This is a small writeup on the May 2021 release of VSCode PHP Debug adapter extension. A cover issue describing all work can be found on GitHub issues.
Since Xdebug 2 has been deprecated for a while now, this plugin has switched to default port 9003 - from previous, 9000. The change in Xdebug was introduced by Derick due to often conflicting default PHP-FCGI port also being 9000.
Now when a new
launch.json file is created, the default listen port will be 9003.
This feature allows the user to explicitly set
port parameter to
0 and this instruct the operating system to allocate a random TCP port to listen on. There are two reasons for this feature/change.
First this is a stepping-stone for implementing DBGp Proxy support. In that case you should use a random local port because more than one user can be working on one system and the well-defined port 9003 is already used by the proxy.
Second this gives a nice way to completely separate debugging of Launch currently open script. Let me explain.
Xdebug/DBGp debugging works so that the debugging engine (PHP+Xdebug) connect back to the IDE (VSCode and this extension). This means that the IDE must LISTEN on a TCP port and the engine connect to that port. This extension must implement Microsoft Debug Adapter Protocol and the way things are designed different debugging sessions cannot interact with each other.
When launching a script for debugging the DAP instance creates a process, tacks is and at the same time creates a DBGp listener and waits for the Engine to connect. What if you want to debug two scripts in parallel?
- You can start the Listen for Xdebug configuration and run both scripts from command line, but the adapter cannot track their execution and display output. That might be ok for a lot of cases.
- If you try to start two of them in the IDE, you will get a PORT IN USE error for the second, because the first debug session is already listening for connections. You can create a different debug configuration and specify a different
port. And then also ask the second php script to connect to that different port. So, possible, but a hassle.
The solution for this is to allocate a random port and pass the port configuration to the script.
What happens here is that using the environment variables we configure Xdebug to start the debugging process right away and with correct port. See Xdebug docs. So the only thing that needs to be taken care of is to make sure that Xdebug extension is loaded into PHP. Even that could be solved with
runtimeArgs if we made sure that the downloaded
xdebug.so is in the right place.
Of course, all these defaults can be changed.
The third configuration change is the PHP built-in web server. There is a generic
serverReadyAction. It is used for this specific situation, where you run a program that exposes a web server and the IDE detects the host/port combination and opens a web browser.
You could already use the launch configuration to start the Built-in server, but as a requirement you needed to pass a router script. This limitation was removed and an example configuration is now provided.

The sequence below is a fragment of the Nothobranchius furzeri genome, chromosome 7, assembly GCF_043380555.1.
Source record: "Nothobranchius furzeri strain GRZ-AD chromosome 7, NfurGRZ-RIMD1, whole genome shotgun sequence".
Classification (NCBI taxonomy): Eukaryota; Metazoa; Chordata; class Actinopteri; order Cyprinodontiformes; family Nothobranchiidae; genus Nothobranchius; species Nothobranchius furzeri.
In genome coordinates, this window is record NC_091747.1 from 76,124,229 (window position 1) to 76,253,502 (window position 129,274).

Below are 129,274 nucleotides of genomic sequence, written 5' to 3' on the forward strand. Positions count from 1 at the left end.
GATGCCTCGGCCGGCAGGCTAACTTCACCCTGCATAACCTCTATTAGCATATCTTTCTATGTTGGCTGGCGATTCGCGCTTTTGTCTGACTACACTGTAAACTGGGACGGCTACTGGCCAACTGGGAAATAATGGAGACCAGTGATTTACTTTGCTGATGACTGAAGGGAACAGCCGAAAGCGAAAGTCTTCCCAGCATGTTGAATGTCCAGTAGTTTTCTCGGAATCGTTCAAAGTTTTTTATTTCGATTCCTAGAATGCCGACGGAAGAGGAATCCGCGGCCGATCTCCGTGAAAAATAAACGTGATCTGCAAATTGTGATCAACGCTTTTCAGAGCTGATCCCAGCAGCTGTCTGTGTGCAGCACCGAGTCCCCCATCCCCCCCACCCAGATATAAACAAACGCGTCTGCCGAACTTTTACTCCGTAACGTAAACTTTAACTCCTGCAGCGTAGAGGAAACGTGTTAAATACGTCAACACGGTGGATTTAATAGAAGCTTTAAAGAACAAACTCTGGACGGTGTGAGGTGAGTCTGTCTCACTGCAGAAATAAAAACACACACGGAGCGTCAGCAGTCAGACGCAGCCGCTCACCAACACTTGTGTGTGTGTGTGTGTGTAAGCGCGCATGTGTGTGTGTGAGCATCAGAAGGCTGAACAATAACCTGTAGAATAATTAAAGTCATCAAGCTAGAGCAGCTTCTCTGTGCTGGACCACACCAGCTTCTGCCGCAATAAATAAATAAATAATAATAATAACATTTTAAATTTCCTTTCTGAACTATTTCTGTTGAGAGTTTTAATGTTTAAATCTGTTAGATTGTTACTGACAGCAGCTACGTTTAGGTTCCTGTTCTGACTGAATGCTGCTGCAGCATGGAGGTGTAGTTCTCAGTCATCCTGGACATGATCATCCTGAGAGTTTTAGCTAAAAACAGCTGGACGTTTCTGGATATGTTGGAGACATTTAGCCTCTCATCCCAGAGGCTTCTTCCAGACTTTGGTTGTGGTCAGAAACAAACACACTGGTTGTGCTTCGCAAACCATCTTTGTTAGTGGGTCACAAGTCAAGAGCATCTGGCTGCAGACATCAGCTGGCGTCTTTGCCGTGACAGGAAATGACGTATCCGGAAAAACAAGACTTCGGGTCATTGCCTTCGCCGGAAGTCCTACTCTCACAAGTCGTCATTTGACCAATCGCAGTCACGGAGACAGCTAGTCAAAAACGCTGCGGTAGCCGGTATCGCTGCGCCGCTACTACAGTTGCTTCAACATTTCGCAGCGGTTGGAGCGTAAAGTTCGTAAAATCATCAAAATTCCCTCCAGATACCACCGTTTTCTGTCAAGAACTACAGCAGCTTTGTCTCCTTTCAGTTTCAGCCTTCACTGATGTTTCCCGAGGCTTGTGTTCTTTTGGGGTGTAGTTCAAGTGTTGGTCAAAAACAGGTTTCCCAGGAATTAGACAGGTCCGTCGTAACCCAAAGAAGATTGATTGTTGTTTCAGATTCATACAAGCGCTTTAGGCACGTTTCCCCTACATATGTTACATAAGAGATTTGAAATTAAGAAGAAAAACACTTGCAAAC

Here the DBGp port is fixed (9003) and the web server port is randomized. This can easily be changed to, for example:
"localhost:8080". The same way a randomized DBGp port could be used by setting
"port": 0 and adding
In fact, if you cluck
Add Configuration... and select
Launch Built-in web server the IDE will guide you through placeholders.
launch.json attributes can be found in the official documentation.
For legacy support, some Xdebug 2 specific snippets were also provided. They do not appear by default in a newly created
launch.json but can be added later by clicking the
Add Configuration... button.
A bug in how virtual files were handled was fixed.
Support for extended properties was added and turned on by default. This causes all variable names to be decoded in UTF-8. Altho this is not necessarily correct for all scenarios it does cover a lot of them.
The default exception filers are now turned off by default. This was done to mimic other PHP IDEs.
There is currently no real support in VSCode to flexibly control Exception breakpoints. Ideally one could have a way to specifically define what Exception class to break on and wat to ignore. Currently the best thing one can do is use the
I currently ask users that open bug reports to provide a
xdebug.log output. This shows what DBGp commands were exchanged between Xdebug and this extension. This proved to be problematic in a lot of cases. This is why I decided to included all received DBGp protocol data in the log output. Just add
"log": true to your configuration and you should see a lot of protocol data.
Although not a lot of visible changes in this release, we are one step closer to a more current debug experience while also preparing the field for bigger changes coming ahead. As always drop me a GitHub issue if there's something broken or if you can't seem to get debugging to work.